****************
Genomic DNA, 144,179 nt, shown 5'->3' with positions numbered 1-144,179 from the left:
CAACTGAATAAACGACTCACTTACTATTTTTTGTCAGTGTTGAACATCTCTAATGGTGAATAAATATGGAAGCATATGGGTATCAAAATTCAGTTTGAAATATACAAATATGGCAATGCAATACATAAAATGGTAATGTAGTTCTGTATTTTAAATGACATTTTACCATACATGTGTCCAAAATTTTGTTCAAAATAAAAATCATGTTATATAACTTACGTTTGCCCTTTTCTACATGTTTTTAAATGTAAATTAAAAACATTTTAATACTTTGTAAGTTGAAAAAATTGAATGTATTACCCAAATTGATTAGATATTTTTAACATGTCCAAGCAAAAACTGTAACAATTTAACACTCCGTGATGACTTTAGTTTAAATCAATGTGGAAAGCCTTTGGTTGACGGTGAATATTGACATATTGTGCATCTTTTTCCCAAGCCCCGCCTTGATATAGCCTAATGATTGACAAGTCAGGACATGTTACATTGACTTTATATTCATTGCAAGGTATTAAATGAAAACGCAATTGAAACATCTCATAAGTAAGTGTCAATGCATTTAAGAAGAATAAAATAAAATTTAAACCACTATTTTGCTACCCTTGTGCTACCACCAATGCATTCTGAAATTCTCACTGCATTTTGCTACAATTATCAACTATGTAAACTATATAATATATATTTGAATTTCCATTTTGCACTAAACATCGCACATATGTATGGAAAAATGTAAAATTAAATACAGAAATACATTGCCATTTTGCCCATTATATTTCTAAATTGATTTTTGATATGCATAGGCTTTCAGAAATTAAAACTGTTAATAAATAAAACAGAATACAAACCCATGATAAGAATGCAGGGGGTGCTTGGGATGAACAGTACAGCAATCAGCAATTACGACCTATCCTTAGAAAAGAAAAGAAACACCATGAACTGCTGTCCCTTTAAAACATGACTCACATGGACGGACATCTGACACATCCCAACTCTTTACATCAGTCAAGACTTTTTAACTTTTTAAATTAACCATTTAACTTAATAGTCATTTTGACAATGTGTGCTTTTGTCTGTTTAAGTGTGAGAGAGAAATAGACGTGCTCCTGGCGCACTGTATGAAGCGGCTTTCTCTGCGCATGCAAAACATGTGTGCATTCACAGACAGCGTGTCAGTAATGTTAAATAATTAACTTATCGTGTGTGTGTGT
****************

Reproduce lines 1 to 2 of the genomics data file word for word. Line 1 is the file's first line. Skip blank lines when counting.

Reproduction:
Genomic DNA, 144,179 nt, shown 5'->3' with positions numbered 1-144,179 from the left:
CAACTGAATAAACGACTCACTTACTATTTTTTGTCAGTGTTGAACATCTCTAATGGTGAATAAATATGGAAGCATATGGGTATCAAAATTCAGTTTGAAATATACAAATATGGCAATGCAATACATAAAATGGTAATGTAGTTCTGTATTTTAAATGACATTTTACCATACATGTGTCCAAAATTTTGTTCAAAATAAAAATCATGTTATATAACTTACGTTTGCCCTTTTCTACATGTTTTTAAATGTAAATTAAAAACATTTTAATACTTTGTAAGTTGAAAAAATTGAATGTATTACCCAAATTGATTAGATATTTTTAACATGTCCAAGCAAAAACTGTAACAATTTAACACTCCGTGATGACTTTAGTTTAAATCAATGTGGAAAGCCTTTGGTTGACGGTGAATATTGACATATTGTGCATCTTTTTCCCAAGCCCCGCCTTGATATAGCCTAATGATTGACAAGTCAGGACATGTTACATTGACTTTATATTCATTGCAAGGTATTAAATGAAAACGCAATTGAAACATCTCATAAGTAAGTGTCAATGCATTTAAGAAGAATAAAATAAAATTTAAACCACTATTTTGCTACCCTTGTGCTACCACCAATGCATTCTGAAATTCTCACTGCATTTTGCTACAATTATCAACTATGTAAACTATATAATATATATTTGAATTTCCATTTTGCACTAAACATCGCACATATGTATGGAAAAATGTAAAATTAAATACAGAAATACATTGCCATTTTGCCCATTATATTTCTAAATTGATTTTTGATATGCATAGGCTTTCAGAAATTAAAACTGTTAATAAATAAAACAGAATACAAACCCATGATAAGAATGCAGGGGGTGCTTGGGATGAACAGTACAGCAATCAGCAATTACGACCTATCCTTAGAAAAGAAAAGAAACACCATGAACTGCTGTCCCTTTAAAACATGACTCACATGGACGGACATCTGACACATCCCAACTCTTTACATCAGTCAAGACTTTTTAACTTTTTAAATTAACCATTTAACTTAATAGTCATTTTGACAATGTGTGCTTTTGTCTGTTTAAGTGTGAGAGAGAAATAGACGTGCTCCTGGCGCACTGTATGAAGCGGCTTTCTCTGCGCATGCAAAACATGTGTGCATTCACAGACAGCGTGTCAGTAATGTTAAATAATTAACTTATCGTGTGTGTGTGT